In the Dominican Republic, cell phones are widely available. Many people purchase lower-cost phones and purchase “pay-as-you-go” phone cards instead of a month-to-month contract. This indicates that health-related communication that is based on mobile technology could successfully reach communities that traditional models of medical care might overlook. SM (especially if you include SMS or text message alerts from SM sites) could be used to send out public health announcements, suggestions for healthy diet and exercise habits, etc. In addition, public health authorities could receive reports of outbreaks of illnesses or health concerns from individuals via the same means of communication. Expanding this further, individuals with mobile internet access could use SM sites such as Twitter or Facebook to interact directly with health care providers. Patients could discuss health concerns with their health care providers, and providers could contact patients directly to actively manage acute illnesses or to monitor chronic problems (within the limits of a nation’s privacy laws).
Obviously, this is a long way from being the standard, and there are barriers that need to be addressed to make this idea successful. High-speed wireless connections would need to become ever more widespread and robust, and internet-capable mobile phones will need to become ever more affordable. Service plans will need to become less expensive, or the pay-as-you-go cards will need to provide enough usage for people to use mobile net services. Privacy restrictions will need to be defined. Health care providers and public health authorities will need to adapt to these new means of communication, and will need to re-evaluate hierarchical models of health care in which physicians are in charge and patients follow behind. Communities will be best served by having at least a lay health promoter or community health worker who is trained in basic medical evaluation (such as taking blood pressure measurements, assessing a sick child for dehydration, etc) who can help facilitate communication between patients and health care providers. And even if this is all in place, it may be some time before the benefits are noted–time during which costs will need to be covered.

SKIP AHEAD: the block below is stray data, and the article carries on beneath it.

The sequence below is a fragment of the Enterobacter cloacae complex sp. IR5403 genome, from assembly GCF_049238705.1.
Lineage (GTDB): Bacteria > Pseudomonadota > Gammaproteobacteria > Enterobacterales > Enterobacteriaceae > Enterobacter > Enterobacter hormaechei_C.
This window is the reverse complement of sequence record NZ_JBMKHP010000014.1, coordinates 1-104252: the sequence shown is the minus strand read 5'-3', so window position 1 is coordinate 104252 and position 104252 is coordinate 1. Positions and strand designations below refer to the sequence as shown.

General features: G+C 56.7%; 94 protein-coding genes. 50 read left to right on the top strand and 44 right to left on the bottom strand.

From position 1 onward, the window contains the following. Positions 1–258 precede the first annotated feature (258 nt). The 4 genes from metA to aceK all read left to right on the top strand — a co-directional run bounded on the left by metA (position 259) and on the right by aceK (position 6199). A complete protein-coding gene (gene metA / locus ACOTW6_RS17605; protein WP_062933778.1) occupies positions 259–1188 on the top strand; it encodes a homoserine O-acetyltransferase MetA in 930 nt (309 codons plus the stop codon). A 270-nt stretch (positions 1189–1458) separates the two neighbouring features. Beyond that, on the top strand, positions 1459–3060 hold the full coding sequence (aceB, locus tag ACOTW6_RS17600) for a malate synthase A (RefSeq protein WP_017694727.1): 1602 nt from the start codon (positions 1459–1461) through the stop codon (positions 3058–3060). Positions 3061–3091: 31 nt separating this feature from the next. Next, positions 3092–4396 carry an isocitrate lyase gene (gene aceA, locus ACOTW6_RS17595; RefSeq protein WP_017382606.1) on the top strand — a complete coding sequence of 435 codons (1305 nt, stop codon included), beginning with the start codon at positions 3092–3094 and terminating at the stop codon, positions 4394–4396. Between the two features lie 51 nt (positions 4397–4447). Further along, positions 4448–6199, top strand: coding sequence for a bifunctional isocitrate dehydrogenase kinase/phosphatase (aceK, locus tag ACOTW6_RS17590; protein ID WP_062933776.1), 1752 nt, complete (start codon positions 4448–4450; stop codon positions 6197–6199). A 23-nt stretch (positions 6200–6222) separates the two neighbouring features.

However, envision how this could work once a system is in place: isolated communities could notify public health authorities of disease outbreaks at an early stage. A community health worker could check patient’s blood pressures and relay them to a health care provider, who could suggest medication changes without having to be on-site. Patients and communities can learn about low-cost interventions that could benefit their health, and can have dialogues with health care providers about how to prevent chronic illness and how lifestyle modifications (diet, exercise, etc) could improve one’s health status even if a chronic disease is already present. There is evidence that one of the best ways to improve a family’s health is to educate the mother: SM communication could increase the access women have to information they can use to keep their family healthy.
Mobile telephone and internet technology can be joined with SM tools to allow health care to reach marginalized and distant communities, and to reduce the morbidity and mortality associated with disease. There is much work to be done, but the stepping stones are already in place. More-developed nations (such as the US, Canada, and Europe) could help move the process along by using similar approaches to provide care to rural communities that lack their own health care providers. Small-scale projects have shown promise in the United States, while in India there are a number of services offering physician consultations via the internet and accessible via mobile devices.
We can make this happen, but we need to open our minds to the possibilities.